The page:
New Beginnings School Foundation teachers and staff crowded into a room for the second time in two weeks for a special board meeting that was expected to include a closed-door discussion of two top administrators.
And though some of the onlookers said they came to speak during the Thursday meeting, the board’s chairman guided the board from one vote to another without inviting public comment prior to votes as Louisiana law requires.
New Beginnings operates four charter schools: Gentilly Terrace, Pierre Capdau, Medard Nelson elementary schools and Lake Area New Tech Early College High School.
The board originally planned to hold an executive session to discuss CEO Sametta Brown and Executive Director of Support Services Patricia Ventura.
But that plan changed without explanation when the board voted to remove discussion of Ventura’s position from the agenda.
The most recent development came two weeks after a May 24 committee meeting that screeched to a halt when Ventura asked the board members to discuss her employment in public.
About 25 onlookers came that time and a handful of them spoke in support of Ventura. Rumors were circulating that her job was on the line.
As the board meeting began, board chairman Tim Ryan asked for public comment after offering a few remarks. No one spoke up.
Ryan did not offer any other opportunity for public discussion in the course of the meeting, despite the fact that the board voted numerous times throughout the nearly four-hour meeting.
State law requires school boards to take public comment prior to every agenda item for which a vote will be taken:
Notwithstanding any other law to the contrary, each school board … shall allow public comment at any meeting of the school board prior to taking any vote. The comment period shall be for each agenda item and shall precede each agenda item … A comment period for all comments at the beginning of a meeting shall not suffice to meet the requirements…
The crowd grew visibly frustrated at times during the meeting, eager to interject as administration discussed high staff turnover and the process by which contracts were renewed.
Contracts were a particularly sensitive subject as two of four network school principals resigned with only weeks left in the school year.
“Do we have any other questions or comments about that?” Ryan asked.
Mildred Labostrie, whose granddaughter will be in second grade next year at Gentilly Terrace, thought he was posing the question to the public.
She began to speak up to address the board.
Ryan interjected, “I’m sorry we had our time for public comment, we can’t have the public participate in the board meeting. I apologize, I’m sorry about that, but we have to do it that way.”
“I know you said you can’t hear my comment, OK,” she said.
“I’m sorry,” Ryan said.
Their voices escalated as they talked over one another.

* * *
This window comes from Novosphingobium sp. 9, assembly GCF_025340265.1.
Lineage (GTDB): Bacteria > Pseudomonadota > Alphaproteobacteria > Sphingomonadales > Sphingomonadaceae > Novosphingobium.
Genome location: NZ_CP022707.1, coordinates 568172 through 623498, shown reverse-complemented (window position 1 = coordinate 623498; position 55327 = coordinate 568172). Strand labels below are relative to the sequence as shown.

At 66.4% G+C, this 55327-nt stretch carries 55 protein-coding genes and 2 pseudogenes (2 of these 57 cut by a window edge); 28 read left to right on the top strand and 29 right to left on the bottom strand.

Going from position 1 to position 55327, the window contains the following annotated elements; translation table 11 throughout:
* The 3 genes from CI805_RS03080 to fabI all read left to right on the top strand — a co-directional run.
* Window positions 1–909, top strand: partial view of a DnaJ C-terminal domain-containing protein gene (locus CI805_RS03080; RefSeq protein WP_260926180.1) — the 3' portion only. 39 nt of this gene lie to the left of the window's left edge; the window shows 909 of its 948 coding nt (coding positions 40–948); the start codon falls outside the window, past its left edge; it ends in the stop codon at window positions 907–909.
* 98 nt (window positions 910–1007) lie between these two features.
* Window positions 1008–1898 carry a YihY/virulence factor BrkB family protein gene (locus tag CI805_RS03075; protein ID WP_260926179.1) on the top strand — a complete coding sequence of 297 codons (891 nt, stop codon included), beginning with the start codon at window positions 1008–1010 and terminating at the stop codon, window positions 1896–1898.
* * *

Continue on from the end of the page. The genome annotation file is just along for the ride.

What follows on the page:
Labostrie objected, saying that at the time he called for comment, the board hadn’t yet started talking about the topic she wanted to speak to.
“But you didn’t address it at the appropriate time, you don’t have an opportunity to address it now. I’m sorry,” said Ryan. “We can address it at the next board meeting.”
Labostrie stormed out, granddaughter in tow.
As the board prepared to move into executive session, Ryan asked if there were any objections. Hearing none from the board, he immediately asked everyone to leave the room.
A reporter from The Lens attempted to clarify which exception to the open meetings law the board was citing as its reason for closing the doors on the public.
“No, you can come talk to me if you like privately,” Ryan told the reporter from across the room, “Public comment was over.”
The Lens reporter said that the board must take public comment before each action item.
“No you don’t,” Ryan said of the meeting rules. “What do you want?”
The reporter asked whether Brown had been notified 24 hours in advance of the discussion of her employment as required by law, and if she chose to have the meeting behind closed doors.
“Yes. Yes.” said Ryan.
“She’s here, she’s saying yes,” said member April Bedford as Brown nodded from her seat next to her.
As the reporter and other members of the public filed out of the room, Ryan and the reporter continued their exchange.
“You don’t have to take public comment on every motion,” Ryan said.
Teachers Hallie Hargett and Elizabeth Brogan told The Lens that they would have spoken up early in the meeting had they known the call for comments at the beginning of the meeting would be their only chance.
The two were among several staff members who waited in the hallway for more than two hours while the board met behind closed doors.
“Why would you have public comments before anything on the agenda has been addressed?” said Hargett, who taught first grade teacher at Gentilly Terrace during 2012-13. “It’s not fair.”
Brogan, who also taught at Gentilly Terrace during the past school year, shared Hargett’s sentiments.
“I would have liked to have commented several times after things were said,” said Brogan, “and I never had that opportunity.”
Brogan stressed she wanted to respect the board’s time and offer relevant comments, which is why she said she didn’t speak up at the beginning of the meeting before any agenda items had been addressed.
“It’s confusing,” Brogan said of public comment policy, as she waited for the board to reconvene. “I’m definitely interested in looking into what the actual laws are for open meetings.”
And she did, reading excerpts from the state’s Open Meetings Law on her iPhone as she sat in the hallway.
When the board reconvened in open session, about 10 employees filed into the boardroom, joining board members. Ryan said there was no action necessary as a result of the executive session.
“At this point . . . I’ll entertain a motion to adjourn,” he said.
“So moved,” said Bedford, and the motion was seconded.
“Any opposition?” asked Ryan.
There was none.
He did not ask for public comment.